Skip to main content

Statistical Cardiff


Cardiff county council is the biggest education authority in Wales, created in 1996 when South Glamorgan was split into Cardiff and Vale of Glamorgan.

Since last year the council has been hung but led by Liberal Democrats.(Lib Dems 33, Lab 27, Con 12, Plaid Cymru 3) Population

Cardiff council serves a population of about 327,500. Many, especially in the north of the city, live in affluent suburbs, but one quarter of children aged 15 and below live in households receiving means-tested benefit. The city has the highest percentage in Wales of single-parent households.


Nearly 52,000 pupils attend 138 schools: 106 primary (five nursery), of which 11 are Welsh medium, 20 secondary, including two Welsh medium, and seven special schools, with 18 per cent of pupils from ethnic-minority backgrounds. and 19.1 per cent of primary and 16.7 per cent of secondary pupils qualifying for free school meals, slightly above Welsh averages.


Key stage results improving fast at KS1, more slowly at KS3. But GCSE results still trailing. In 2004, 48 per cent gained five or more A*-C grades (Welsh average 51 per cent). Nearly one in 20 pupils aged 16 leaves full-time education with no recognised qualification.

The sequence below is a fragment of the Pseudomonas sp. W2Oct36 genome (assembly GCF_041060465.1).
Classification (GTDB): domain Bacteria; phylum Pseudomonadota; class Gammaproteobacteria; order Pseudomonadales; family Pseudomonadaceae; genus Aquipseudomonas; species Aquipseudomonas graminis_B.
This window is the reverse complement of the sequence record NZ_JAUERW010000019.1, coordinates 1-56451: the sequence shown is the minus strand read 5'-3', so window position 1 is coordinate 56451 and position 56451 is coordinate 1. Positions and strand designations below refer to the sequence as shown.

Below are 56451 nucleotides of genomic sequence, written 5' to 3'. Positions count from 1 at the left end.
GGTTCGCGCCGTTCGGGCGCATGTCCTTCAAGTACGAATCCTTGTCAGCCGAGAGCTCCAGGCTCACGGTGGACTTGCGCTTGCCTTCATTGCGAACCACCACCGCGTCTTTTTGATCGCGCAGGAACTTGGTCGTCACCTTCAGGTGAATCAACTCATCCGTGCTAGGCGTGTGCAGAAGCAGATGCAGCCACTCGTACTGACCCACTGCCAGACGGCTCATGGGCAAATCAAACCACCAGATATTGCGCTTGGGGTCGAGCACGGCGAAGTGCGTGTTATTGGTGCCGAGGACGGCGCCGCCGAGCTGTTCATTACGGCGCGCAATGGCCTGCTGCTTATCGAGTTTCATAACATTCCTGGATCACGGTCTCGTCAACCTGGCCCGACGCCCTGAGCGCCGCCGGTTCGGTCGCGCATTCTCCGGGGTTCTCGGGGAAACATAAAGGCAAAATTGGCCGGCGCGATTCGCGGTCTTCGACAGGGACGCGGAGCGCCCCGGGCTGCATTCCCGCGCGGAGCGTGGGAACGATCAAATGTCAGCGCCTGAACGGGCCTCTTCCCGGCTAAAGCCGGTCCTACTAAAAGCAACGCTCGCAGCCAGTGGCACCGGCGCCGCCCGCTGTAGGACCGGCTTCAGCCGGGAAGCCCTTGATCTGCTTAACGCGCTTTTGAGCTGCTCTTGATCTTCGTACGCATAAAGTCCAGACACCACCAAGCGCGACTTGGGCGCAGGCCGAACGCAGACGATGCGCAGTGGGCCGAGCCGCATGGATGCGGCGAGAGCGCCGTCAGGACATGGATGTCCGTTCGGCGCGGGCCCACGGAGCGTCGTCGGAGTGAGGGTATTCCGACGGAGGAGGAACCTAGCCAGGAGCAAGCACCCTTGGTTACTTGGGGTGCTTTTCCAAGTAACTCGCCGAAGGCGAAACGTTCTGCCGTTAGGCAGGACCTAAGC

Secondary attendance poorest in Wales. In 2003-4, secondary pupils missed 3.7 per cent of school sessions through unauthorised absence, against Welsh average of 1.7 per cent.


The total schools budget is pound;180 million. Proportion council spends on education (38.5 per cent) among lowest in Wales. But individual school budgets are now close to average and improving. In 2004-5, total planned spending per pupil is pound;3,925 (Wales average pound;4,040), primary funding per pupil pound;2,713 (Welsh average pound;2,700) and secondary pound;3,284 (Welsh average pound;3,397).

Inspectors' judgement

Local education authority's strategic management judged "fair" with "good" prospects for improvement. Praise for school improvement and innovation, good leadership by senior officers, effective partnerships at local level, communication with secondary heads, sound financial management. Criticism of surplus places and poor funding.

Log in or register for FREE to continue reading.

It only takes a moment and you'll get access to more news, plus courses, jobs and teaching resources tailored to you